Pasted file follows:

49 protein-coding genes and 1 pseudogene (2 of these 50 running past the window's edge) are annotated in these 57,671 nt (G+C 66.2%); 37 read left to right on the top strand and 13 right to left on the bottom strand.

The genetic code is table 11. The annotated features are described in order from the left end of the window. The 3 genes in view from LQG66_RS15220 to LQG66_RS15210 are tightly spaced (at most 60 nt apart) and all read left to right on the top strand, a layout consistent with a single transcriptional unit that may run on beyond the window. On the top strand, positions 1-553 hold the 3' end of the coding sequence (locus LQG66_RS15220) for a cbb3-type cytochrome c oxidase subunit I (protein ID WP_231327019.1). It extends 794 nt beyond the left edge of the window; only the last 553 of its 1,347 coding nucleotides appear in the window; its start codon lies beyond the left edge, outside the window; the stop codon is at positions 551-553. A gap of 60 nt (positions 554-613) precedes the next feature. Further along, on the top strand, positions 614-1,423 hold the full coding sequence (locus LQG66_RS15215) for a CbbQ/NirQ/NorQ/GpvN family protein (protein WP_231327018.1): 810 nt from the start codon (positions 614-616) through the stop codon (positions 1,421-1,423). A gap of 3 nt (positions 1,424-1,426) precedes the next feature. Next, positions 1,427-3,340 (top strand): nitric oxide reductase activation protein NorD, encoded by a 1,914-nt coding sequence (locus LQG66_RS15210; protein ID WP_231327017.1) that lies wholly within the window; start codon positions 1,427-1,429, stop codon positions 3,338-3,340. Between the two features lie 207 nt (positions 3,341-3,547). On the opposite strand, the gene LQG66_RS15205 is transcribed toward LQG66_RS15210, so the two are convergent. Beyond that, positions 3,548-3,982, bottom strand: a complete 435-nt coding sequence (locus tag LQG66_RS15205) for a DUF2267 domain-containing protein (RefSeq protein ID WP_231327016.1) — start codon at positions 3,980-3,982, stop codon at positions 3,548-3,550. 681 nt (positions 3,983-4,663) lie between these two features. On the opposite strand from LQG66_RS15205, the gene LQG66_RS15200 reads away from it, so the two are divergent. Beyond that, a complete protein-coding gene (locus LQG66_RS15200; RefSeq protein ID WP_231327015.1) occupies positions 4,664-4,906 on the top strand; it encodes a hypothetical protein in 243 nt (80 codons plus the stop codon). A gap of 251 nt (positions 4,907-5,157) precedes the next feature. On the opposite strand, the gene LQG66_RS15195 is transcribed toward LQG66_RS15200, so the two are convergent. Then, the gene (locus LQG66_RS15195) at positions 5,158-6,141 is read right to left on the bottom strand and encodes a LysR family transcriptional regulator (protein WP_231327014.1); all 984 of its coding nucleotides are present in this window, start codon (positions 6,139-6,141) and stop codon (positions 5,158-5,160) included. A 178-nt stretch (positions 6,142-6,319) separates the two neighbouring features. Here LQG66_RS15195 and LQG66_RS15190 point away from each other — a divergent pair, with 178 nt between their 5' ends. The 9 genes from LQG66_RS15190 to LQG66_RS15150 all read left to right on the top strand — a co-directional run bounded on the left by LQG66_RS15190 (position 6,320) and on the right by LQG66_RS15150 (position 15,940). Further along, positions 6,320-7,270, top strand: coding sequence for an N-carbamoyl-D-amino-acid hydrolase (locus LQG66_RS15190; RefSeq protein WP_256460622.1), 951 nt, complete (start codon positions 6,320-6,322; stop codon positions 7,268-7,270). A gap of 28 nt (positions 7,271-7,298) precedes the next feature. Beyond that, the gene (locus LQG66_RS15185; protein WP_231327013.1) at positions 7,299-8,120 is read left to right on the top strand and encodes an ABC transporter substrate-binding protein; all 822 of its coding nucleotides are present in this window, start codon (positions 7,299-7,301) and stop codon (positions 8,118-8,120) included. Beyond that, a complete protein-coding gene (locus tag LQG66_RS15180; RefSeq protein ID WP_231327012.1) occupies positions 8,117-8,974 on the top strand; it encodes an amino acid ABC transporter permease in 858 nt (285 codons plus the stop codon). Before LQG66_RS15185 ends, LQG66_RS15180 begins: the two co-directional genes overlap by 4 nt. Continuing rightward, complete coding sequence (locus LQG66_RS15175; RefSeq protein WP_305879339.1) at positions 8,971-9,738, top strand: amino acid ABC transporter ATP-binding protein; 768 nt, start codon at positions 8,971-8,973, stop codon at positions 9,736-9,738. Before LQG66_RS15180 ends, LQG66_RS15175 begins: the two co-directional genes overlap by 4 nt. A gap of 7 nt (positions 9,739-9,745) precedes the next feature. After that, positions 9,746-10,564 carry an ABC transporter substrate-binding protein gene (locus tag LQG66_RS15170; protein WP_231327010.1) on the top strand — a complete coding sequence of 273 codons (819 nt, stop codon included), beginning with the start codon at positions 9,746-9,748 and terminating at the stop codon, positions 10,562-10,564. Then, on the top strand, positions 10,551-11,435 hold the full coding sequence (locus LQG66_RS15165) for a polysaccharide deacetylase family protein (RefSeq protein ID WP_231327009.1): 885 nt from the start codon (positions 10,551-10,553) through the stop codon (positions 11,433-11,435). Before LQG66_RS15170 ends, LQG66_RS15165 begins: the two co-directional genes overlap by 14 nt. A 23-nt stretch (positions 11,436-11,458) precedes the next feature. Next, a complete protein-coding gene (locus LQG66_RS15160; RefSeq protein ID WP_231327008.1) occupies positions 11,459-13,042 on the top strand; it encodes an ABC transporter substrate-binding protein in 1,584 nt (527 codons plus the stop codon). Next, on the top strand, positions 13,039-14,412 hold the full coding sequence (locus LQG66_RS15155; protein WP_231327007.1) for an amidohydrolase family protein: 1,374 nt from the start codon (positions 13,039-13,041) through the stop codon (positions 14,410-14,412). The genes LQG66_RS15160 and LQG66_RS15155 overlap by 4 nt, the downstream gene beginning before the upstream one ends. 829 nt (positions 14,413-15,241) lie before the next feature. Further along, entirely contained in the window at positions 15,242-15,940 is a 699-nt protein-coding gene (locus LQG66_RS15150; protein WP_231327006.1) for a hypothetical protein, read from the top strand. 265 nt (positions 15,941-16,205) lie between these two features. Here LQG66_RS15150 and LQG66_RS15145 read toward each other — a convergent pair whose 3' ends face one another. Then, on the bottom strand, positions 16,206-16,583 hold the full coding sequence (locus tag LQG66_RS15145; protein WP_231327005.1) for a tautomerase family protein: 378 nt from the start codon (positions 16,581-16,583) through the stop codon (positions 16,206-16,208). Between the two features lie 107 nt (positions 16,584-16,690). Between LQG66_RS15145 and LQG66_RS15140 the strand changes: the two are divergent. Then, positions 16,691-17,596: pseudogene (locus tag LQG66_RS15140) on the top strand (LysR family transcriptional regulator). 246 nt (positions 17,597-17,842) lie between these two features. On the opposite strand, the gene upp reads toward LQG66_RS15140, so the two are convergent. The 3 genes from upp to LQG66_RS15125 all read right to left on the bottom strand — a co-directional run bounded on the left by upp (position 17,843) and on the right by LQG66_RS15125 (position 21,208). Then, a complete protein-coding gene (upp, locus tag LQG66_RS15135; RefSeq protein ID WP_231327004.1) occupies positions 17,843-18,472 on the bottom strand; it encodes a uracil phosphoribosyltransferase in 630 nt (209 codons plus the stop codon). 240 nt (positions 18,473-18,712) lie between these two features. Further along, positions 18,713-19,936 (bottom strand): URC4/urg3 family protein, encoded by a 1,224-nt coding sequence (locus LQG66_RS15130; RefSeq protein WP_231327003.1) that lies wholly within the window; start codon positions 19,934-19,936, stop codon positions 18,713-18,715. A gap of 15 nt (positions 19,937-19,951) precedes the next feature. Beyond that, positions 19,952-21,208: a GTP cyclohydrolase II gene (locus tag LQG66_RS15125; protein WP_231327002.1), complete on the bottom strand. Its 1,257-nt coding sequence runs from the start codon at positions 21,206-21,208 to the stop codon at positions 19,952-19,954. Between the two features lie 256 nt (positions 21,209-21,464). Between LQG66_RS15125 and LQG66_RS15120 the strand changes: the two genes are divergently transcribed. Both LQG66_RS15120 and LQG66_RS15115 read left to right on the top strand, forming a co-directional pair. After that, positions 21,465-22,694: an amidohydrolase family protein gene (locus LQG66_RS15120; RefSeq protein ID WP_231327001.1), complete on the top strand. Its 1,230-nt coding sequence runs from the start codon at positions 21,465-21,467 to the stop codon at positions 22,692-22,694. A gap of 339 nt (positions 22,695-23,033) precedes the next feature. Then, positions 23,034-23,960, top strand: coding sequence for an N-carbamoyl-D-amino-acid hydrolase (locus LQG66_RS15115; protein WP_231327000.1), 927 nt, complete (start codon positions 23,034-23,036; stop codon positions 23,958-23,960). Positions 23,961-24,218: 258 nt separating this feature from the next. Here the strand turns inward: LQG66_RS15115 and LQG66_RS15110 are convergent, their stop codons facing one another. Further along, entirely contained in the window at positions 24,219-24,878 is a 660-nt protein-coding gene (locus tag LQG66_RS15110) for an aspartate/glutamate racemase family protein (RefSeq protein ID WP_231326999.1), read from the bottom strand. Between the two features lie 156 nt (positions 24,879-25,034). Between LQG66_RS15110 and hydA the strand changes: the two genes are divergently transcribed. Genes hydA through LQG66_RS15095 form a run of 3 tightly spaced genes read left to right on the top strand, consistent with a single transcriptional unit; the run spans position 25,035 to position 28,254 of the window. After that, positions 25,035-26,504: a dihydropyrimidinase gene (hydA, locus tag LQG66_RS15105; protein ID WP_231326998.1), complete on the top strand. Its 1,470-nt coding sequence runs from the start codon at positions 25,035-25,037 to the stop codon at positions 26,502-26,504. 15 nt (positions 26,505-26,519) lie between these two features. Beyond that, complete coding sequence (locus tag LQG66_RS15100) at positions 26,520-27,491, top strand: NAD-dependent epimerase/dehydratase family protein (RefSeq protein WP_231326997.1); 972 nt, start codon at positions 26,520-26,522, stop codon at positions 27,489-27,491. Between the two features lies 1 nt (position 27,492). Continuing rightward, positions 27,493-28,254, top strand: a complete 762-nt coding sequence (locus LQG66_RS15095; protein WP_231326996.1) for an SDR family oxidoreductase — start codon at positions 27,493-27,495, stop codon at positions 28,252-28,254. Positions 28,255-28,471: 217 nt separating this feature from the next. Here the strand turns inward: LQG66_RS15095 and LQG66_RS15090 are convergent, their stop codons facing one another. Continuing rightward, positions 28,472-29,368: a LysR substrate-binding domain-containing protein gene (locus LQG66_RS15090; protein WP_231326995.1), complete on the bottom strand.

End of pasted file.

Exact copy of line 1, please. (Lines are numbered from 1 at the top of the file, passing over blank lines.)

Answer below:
49 protein-coding genes and 1 pseudogene (2 of these 50 running past the window's edge) are annotated in these 57,671 nt (G+C 66.2%); 37 read left to right on the top strand and 13 right to left on the bottom strand.